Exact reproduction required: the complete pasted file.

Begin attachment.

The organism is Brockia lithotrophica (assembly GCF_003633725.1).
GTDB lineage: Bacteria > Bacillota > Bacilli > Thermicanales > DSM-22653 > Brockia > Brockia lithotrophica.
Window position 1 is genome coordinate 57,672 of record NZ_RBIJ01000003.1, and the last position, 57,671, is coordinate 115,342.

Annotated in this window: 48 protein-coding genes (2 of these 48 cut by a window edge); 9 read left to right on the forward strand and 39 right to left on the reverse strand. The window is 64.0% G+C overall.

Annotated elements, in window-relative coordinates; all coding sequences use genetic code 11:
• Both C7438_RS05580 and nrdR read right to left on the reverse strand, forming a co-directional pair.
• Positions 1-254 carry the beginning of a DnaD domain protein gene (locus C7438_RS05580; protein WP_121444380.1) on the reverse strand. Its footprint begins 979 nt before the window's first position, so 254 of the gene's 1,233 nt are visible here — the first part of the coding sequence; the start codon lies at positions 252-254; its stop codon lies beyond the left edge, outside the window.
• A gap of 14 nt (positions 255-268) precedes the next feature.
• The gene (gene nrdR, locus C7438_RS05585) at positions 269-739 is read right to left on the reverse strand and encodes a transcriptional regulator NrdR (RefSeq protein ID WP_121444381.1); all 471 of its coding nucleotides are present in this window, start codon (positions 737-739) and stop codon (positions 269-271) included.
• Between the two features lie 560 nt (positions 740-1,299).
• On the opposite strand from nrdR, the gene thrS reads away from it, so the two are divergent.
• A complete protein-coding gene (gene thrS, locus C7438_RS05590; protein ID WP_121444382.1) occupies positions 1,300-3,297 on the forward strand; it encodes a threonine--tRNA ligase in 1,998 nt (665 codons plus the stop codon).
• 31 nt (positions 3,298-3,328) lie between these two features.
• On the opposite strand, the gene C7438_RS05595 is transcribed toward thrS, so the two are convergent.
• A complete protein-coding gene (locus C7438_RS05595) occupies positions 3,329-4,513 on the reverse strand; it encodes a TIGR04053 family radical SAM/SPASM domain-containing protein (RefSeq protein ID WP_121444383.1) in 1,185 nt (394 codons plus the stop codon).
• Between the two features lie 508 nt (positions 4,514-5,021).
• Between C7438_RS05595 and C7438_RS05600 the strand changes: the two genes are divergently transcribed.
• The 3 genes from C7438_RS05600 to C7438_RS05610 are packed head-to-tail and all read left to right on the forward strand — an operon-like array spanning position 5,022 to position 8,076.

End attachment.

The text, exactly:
The organism is Brockia lithotrophica (assembly GCF_003633725.1).
GTDB lineage: Bacteria > Bacillota > Bacilli > Thermicanales > DSM-22653 > Brockia > Brockia lithotrophica.
Window position 1 is genome coordinate 57,672 of record NZ_RBIJ01000003.1, and the last position, 57,671, is coordinate 115,342.

Annotated in this window: 48 protein-coding genes (2 of these 48 cut by a window edge); 9 read left to right on the forward strand and 39 right to left on the reverse strand. The window is 64.0% G+C overall.

Annotated elements, in window-relative coordinates; all coding sequences use genetic code 11:
• Both C7438_RS05580 and nrdR read right to left on the reverse strand, forming a co-directional pair.
• Positions 1-254 carry the beginning of a DnaD domain protein gene (locus C7438_RS05580; protein WP_121444380.1) on the reverse strand. Its footprint begins 979 nt before the window's first position, so 254 of the gene's 1,233 nt are visible here — the first part of the coding sequence; the start codon lies at positions 252-254; its stop codon lies beyond the left edge, outside the window.
• A gap of 14 nt (positions 255-268) precedes the next feature.
• The gene (gene nrdR, locus C7438_RS05585) at positions 269-739 is read right to left on the reverse strand and encodes a transcriptional regulator NrdR (RefSeq protein ID WP_121444381.1); all 471 of its coding nucleotides are present in this window, start codon (positions 737-739) and stop codon (positions 269-271) included.
• Between the two features lie 560 nt (positions 740-1,299).
• On the opposite strand from nrdR, the gene thrS reads away from it, so the two are divergent.
• A complete protein-coding gene (gene thrS, locus C7438_RS05590; protein ID WP_121444382.1) occupies positions 1,300-3,297 on the forward strand; it encodes a threonine--tRNA ligase in 1,998 nt (665 codons plus the stop codon).
• 31 nt (positions 3,298-3,328) lie between these two features.
• On the opposite strand, the gene C7438_RS05595 is transcribed toward thrS, so the two are convergent.
• A complete protein-coding gene (locus C7438_RS05595) occupies positions 3,329-4,513 on the reverse strand; it encodes a TIGR04053 family radical SAM/SPASM domain-containing protein (RefSeq protein ID WP_121444383.1) in 1,185 nt (394 codons plus the stop codon).
• Between the two features lie 508 nt (positions 4,514-5,021).
• Between C7438_RS05595 and C7438_RS05600 the strand changes: the two genes are divergently transcribed.
• The 3 genes from C7438_RS05600 to C7438_RS05610 are packed head-to-tail and all read left to right on the forward strand — an operon-like array spanning position 5,022 to position 8,076.